Four budding hunters were given the special opportunity to hunt on pristine ranch land in the Sandhills.
By Justin Haag
The description would surely get attention from near and far if posted by a real estate agent: “Outstanding mule deer property with 7,000 acres of pristine ranch land in the Sandhills of northwestern Cherry County. Has not been hunted in decades.”
Four budding hunters were given the special opportunity to hunt such a property in December 2022 during the Nebraska Game and Parks Commission’s first mentored muzzleloader hunt at Bowring Ranch State Historical Park near Merriman.
Jeff Rawlinson, the Game and Parks assistant division administrator who supervises the state’s hunter outreach programs, and Aaron Hershberger, a hunting education specialist for the agency, organized the effort and were joined by three volunteers in mentoring the hunters.
The group arrived at the ranch’s visitors center, which served as base camp, on a Friday evening for orientation, dinner and card games. After biscuits and gravy the next morning, the hunters set out in the dark to pop-up ground blinds that had been erected at various locations of the park.
Not only did the participants get the opportunity to pursue mule deer, an emblematic species of the American West, they also experienced the magnificence of the region’s landscape, flora and fauna. The park has long provided visitors insight to the workings of a Sandhills cattle operation with grazing on the surrounding acreage owned by the Nebraska Game and Parks Foundation.
Alexandra Sutton of Lincoln, a young mother who got her itch to hunt in the Becoming an Outdoors-Woman program, harvested a young buck with guidance from Russ Tooker of David City, a longtime hunter education instructor. She said she’s looking forward to passing on what she learned to her young son.
Later that day, teen Cameron Copple, a recent hunter education graduate, harvested a mature doe with mentor Todd Schmidt of Gordon and his mother, Chanda, nearby.
It wasn’t Cameron’s first deer, but it was a special one. When Cameron was 13, his father, Ben, mentored him in harvesting a whitetail doe. His father died a year later from injuries sustained in an accident.
“I wanted to continue to foster Cameron’s passion for hunting but knew I couldn’t do this on my own,” Chanda said.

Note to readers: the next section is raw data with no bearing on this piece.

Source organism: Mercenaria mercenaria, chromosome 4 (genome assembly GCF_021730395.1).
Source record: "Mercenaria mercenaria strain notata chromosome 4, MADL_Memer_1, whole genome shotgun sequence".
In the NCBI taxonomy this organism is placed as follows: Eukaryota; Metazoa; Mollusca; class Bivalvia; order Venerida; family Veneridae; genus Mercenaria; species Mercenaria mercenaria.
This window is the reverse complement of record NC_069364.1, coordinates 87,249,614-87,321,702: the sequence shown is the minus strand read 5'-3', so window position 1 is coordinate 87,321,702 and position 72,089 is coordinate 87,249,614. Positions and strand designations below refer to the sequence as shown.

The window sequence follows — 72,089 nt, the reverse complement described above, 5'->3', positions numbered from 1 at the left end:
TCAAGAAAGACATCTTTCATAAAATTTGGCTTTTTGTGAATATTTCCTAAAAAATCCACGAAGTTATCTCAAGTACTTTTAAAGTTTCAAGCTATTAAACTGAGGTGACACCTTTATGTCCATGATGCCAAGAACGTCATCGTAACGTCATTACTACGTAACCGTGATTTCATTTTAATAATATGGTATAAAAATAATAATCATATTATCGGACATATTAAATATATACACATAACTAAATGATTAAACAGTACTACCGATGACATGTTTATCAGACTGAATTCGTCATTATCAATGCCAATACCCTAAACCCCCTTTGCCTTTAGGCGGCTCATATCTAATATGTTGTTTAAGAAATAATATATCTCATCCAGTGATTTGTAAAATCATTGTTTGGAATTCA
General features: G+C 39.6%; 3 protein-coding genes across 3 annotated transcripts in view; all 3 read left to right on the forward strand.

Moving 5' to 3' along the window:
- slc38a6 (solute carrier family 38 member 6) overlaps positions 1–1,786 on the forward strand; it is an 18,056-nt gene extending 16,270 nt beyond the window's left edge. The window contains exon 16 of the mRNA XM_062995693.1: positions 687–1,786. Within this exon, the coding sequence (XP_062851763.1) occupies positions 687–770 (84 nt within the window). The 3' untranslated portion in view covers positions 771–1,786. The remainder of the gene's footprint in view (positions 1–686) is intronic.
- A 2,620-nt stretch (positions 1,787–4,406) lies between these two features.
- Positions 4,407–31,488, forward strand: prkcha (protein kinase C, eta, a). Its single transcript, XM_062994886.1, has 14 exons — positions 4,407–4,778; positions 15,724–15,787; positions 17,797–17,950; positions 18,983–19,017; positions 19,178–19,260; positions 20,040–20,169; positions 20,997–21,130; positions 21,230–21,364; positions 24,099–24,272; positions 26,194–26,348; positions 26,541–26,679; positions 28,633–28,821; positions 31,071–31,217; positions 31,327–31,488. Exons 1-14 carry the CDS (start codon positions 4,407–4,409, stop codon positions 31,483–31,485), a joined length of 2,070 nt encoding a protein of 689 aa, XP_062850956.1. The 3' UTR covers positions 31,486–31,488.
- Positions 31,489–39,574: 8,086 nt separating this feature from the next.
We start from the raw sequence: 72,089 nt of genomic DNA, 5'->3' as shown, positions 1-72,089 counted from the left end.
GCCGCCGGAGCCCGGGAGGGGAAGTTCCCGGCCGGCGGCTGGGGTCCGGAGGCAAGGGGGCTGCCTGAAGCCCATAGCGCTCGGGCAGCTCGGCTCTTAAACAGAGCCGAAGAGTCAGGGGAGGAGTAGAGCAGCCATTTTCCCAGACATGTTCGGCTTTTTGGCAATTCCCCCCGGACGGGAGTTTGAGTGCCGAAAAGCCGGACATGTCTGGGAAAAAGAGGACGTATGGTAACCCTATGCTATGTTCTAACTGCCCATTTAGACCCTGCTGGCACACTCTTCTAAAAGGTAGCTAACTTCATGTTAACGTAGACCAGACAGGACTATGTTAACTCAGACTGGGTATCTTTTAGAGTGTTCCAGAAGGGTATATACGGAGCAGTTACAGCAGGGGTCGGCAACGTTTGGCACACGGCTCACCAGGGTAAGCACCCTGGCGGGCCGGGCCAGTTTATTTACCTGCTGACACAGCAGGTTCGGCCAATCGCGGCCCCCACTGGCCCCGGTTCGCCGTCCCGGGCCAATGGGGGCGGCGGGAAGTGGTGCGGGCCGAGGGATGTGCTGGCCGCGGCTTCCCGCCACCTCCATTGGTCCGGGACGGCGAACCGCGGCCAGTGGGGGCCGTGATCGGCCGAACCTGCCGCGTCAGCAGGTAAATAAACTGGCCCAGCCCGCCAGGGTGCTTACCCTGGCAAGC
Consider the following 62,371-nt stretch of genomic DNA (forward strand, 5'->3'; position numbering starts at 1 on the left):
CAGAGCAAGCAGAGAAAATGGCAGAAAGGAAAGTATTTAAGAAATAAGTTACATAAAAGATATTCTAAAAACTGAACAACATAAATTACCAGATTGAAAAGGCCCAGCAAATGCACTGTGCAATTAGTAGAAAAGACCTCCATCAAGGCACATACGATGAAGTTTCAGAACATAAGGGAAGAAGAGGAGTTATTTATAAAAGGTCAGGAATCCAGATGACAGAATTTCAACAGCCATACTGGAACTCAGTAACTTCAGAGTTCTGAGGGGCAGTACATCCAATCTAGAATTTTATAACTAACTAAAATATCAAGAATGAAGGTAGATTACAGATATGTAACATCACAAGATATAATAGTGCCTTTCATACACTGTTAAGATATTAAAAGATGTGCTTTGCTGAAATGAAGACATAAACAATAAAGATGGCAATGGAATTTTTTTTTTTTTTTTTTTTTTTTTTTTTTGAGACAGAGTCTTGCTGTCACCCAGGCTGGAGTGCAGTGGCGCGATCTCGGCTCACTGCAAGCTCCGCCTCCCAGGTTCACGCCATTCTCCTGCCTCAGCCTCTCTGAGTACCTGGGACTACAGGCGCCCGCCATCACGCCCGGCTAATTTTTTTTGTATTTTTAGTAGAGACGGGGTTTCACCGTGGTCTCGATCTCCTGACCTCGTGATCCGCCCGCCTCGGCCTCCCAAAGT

While driving back to the ranch from a morning of no deer activity near the blind, Schmidt noticed a distant herd providing a good ol’ Sandhills spot-and-stalk opportunity. The two set out on foot.
“I had never shot with a muzzleloader or hunted mule deer before this,” Cameron said. “Once I had the deer in my sights, I took a shot, and it dropped. I was so happy.”
The mentors assisted the hunters in field dressing the deer.
“Mule deer chili was delicious,” Chanda said. “We also had some of it processed into deer sticks and summer sausage. It is so good.”
The other two hunters were teen Brody Rouse of Axtell and BOW participant Dawn Daniel-Conton of Bellevue. Clifford Cady of Merriman, who works on the Bowring Ranch and knows the property well, also served as a mentor.
As another group of aspiring hunters is making plans to gather at Bowring Ranch this month, the experience certainly has the support of one mom.
“I am so grateful for this mentorship opportunity that Nebraska Game and Parks provided,” Chanda said. “Cameron is now connected to a hunting family that has offered him future opportunities to hunt. It is beyond incredible.”
Bowring Ranch State Historical Park opened in July 1987 after being gifted to the Nebraska Game and Parks Foundation. It provides the public a view of a quintessential working Sandhills ranch. The visitors center’s modern displays and the ranch’s historical buildings tell of early ranch life, the development of the region and the lives of Arthur and Eve Bowring, each who were prominent in state and national politics in the early to mid-20th century.